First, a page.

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VIII, THE NIGHT OF TERROR--The Drownings At Nantes Under Carrier

The Revolutionary Committee of the city of Nantes, reinforced by some of the administrators of the district and a few members of the People's Society, sat in the noble hall of the Cour des Comptes, which still retained much of its pre-republican sumptuousness. They sat expectantly—Goullin, the attorney, president of the committee, a frail, elegant valetudinarian, fierily eloquent; Grandmaison, the fencing-master, who once had been a gentleman, fierce of eye and inflamed of countenance; Minee, the sometime bishop, now departmental president; Pierre Chaux, the bankrupt merchant; the sans-culotte Forget, of the People's Society, an unclean, ill-kempt ruffian; and some thirty others called like these from every walk of life.

Lamps were lighted, and under their yellow glare the huddled company—for the month was December, and the air of the vast room was chill and dank—looked anxious and ill at ease.

Suddenly the doors were thrown open by an usher; and his voice rang loud in announcement—

"The Citizen Representative Carrier."

The great man came in, stepping quickly. Of middle height, very frail and delicate, his clay-colored face was long and thin, with arched eyebrows, a high nose, and a loose, coarse mouth. His deeply sunken dark eyes glared fiercely, and wisps of dead-black hair, which had escaped the confining ribbon of his queue, hung about his livid brow. He was wrapped in a riding-coat of bottle-green, heavily lined with fur, the skirts reaching down to the tops of his Hessian boots, and the enormous turned-up collar almost touching the brim of his round hat. Under the coat his waist was girt with the tricolour of office, and there were gold rings in his ears.

Such at the age of five-and-thirty was Jean Baptiste Carrier, Representative of the Convention with the Army of the West, the attorney who once had been intended by devout parents for the priesthood. He had been a month in Nantes, sent thither to purge the body politic.

He reached a chair placed in the focus of the gathering, which sat in a semicircle. Standing by it, one of his lean hands resting upon the back, he surveyed them, disgust in his glance, a sneer curling his lip, so terrible and brutal of aspect despite his frailness that more than one of those stout fellows quailed now before him.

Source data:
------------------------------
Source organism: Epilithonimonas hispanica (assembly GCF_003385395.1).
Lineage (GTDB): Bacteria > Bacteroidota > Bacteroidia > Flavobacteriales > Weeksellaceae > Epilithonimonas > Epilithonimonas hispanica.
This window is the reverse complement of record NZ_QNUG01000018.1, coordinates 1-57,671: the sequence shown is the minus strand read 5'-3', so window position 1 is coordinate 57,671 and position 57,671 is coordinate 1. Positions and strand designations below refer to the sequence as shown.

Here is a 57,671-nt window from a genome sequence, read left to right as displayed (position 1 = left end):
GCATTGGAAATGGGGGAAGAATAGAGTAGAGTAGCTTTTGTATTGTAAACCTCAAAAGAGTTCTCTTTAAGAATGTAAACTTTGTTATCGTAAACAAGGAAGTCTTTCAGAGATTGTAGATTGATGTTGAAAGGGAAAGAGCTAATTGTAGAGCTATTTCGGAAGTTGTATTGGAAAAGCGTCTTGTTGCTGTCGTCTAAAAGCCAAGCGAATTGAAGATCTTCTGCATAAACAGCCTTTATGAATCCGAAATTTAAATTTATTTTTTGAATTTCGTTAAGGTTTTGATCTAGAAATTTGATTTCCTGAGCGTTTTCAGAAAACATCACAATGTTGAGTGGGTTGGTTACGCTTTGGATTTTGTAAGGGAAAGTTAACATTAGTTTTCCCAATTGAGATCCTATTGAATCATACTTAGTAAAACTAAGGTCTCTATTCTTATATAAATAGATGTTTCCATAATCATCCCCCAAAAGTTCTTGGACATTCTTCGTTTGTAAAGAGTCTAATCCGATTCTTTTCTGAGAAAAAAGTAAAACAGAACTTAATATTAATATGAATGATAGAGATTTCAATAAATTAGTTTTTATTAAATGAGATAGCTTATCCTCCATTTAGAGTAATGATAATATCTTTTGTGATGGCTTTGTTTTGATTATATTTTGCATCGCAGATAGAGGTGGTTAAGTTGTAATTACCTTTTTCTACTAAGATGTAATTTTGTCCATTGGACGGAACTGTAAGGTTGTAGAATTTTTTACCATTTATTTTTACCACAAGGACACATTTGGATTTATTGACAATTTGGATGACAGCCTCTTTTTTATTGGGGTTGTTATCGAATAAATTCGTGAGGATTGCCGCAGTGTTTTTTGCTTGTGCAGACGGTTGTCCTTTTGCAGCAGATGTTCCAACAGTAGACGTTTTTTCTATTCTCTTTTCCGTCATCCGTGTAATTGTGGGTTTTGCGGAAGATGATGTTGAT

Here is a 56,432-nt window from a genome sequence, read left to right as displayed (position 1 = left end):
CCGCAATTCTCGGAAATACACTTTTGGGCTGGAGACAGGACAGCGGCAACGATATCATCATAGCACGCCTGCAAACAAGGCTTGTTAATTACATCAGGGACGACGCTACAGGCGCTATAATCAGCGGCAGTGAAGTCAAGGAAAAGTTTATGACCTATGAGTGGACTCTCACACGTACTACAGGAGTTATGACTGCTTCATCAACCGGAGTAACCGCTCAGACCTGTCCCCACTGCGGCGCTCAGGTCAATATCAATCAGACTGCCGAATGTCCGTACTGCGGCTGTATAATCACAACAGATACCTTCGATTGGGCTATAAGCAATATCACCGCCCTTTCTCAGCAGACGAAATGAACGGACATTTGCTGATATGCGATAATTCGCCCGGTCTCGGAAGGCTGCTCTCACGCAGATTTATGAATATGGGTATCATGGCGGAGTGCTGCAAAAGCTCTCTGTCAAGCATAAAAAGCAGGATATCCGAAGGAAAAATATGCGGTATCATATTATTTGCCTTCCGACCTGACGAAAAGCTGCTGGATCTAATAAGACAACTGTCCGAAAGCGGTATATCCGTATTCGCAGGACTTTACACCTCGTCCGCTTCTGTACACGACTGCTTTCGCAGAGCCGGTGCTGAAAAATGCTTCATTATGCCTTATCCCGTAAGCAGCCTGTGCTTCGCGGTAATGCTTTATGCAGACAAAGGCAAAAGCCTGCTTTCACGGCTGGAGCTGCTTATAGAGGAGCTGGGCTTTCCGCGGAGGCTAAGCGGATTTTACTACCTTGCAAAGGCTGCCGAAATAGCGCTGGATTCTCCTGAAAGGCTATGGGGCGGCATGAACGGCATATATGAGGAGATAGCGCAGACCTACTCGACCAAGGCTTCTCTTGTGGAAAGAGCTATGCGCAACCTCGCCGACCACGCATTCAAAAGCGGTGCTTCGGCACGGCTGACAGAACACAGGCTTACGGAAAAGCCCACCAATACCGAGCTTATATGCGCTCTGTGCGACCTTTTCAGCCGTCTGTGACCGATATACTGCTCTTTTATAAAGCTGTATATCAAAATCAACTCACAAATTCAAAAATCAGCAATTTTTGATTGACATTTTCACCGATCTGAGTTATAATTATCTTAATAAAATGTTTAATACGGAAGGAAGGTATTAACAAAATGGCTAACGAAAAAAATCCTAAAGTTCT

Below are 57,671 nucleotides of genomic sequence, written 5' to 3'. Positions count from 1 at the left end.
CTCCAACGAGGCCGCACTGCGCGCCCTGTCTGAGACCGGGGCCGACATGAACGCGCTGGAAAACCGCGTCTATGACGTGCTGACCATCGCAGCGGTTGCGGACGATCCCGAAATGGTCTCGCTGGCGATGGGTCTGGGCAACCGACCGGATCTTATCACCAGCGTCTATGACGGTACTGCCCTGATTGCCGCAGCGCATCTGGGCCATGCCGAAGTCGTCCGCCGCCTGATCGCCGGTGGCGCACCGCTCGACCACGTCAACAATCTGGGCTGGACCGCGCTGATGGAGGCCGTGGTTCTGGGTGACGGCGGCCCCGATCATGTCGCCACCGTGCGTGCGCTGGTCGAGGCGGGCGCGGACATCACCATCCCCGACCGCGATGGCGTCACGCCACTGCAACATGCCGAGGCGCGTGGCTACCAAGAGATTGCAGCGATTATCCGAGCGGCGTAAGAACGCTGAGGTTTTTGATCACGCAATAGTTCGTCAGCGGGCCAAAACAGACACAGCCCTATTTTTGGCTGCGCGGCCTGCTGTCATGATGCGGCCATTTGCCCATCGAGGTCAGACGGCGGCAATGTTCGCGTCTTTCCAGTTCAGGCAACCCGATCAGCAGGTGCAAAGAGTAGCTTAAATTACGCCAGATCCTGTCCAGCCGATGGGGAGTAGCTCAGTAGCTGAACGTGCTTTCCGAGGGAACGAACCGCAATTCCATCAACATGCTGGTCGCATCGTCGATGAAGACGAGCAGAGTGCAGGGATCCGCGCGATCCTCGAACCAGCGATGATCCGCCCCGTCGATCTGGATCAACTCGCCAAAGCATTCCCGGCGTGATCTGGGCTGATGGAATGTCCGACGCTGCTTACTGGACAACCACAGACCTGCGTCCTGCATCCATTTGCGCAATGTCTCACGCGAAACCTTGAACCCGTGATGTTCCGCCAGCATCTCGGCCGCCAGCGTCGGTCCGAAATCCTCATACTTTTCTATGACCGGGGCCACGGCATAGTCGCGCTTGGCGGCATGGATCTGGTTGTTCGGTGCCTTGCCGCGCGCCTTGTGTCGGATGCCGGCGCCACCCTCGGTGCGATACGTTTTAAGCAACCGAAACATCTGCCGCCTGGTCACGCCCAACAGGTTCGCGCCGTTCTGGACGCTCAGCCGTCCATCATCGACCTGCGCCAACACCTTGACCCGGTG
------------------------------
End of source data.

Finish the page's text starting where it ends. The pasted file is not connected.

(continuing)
Suddenly he broke into torrential speech, his voice shrill and harsh:

"I do not know by what fatality it happens, but happen it does, that during the month that I have been in Nantes you have never ceased to give me reason to complain of you. I have summoned you to meet me here that you may justify yourselves, if you can, for your ineptitude!" And he flung himself into the chair, drawing his fur-lined coat about him. "Let me hear from you!" he snapped.

Minee, the unfrocked bishop, preserving still a certain episcopal portliness of figure, a certain episcopal oiliness of speech, respectfully implored the representative to be more precise.

The invitation flung him into a passion. His irascibility, indeed, deserved to become a byword.

"Name of a name!" he shrilled, his sunken eyes ablaze, his face convulsed. "Is there a thing I can mention in this filthy city of yours that is not wrong? Everything is wrong! You have failed in your duty to provide adequately for the army of Vendee. Angers has fallen, and now the brigands are threatening Nantes itself. There is abject want in the city, disease is rampant; people are dying of hunger in the streets and of typhus in the prisons. And sacre nom!—you ask me to be precise! I'll be precise in telling you where lies the fault. It lies in your lousy administration. Do you call yourselves administrators? You—" He became unprintable. "I have come here to shake you out of your torpor, and by—I'll shake you out of it or I'll have the blasted heads off the lot of you."

They shivered with chill fear under the wild glare of his sunken eyes.

"Well?" he barked after a long pause. "Are you all dumb as well as idiots?"

It was the ruffian Forget who had the courage to answer him:

"I have told the People's Society that if the machine works badly it is because the Citizen Carrier refuses to consult with the administration."

"You told them that, did you, you—liar?" screeched Carrier. "Am I not here now to consult with you? And should I not have come before had you suggested it? Instead, you have waited until, of my own accord, I should come to tell you that your administration is ruining Nantes."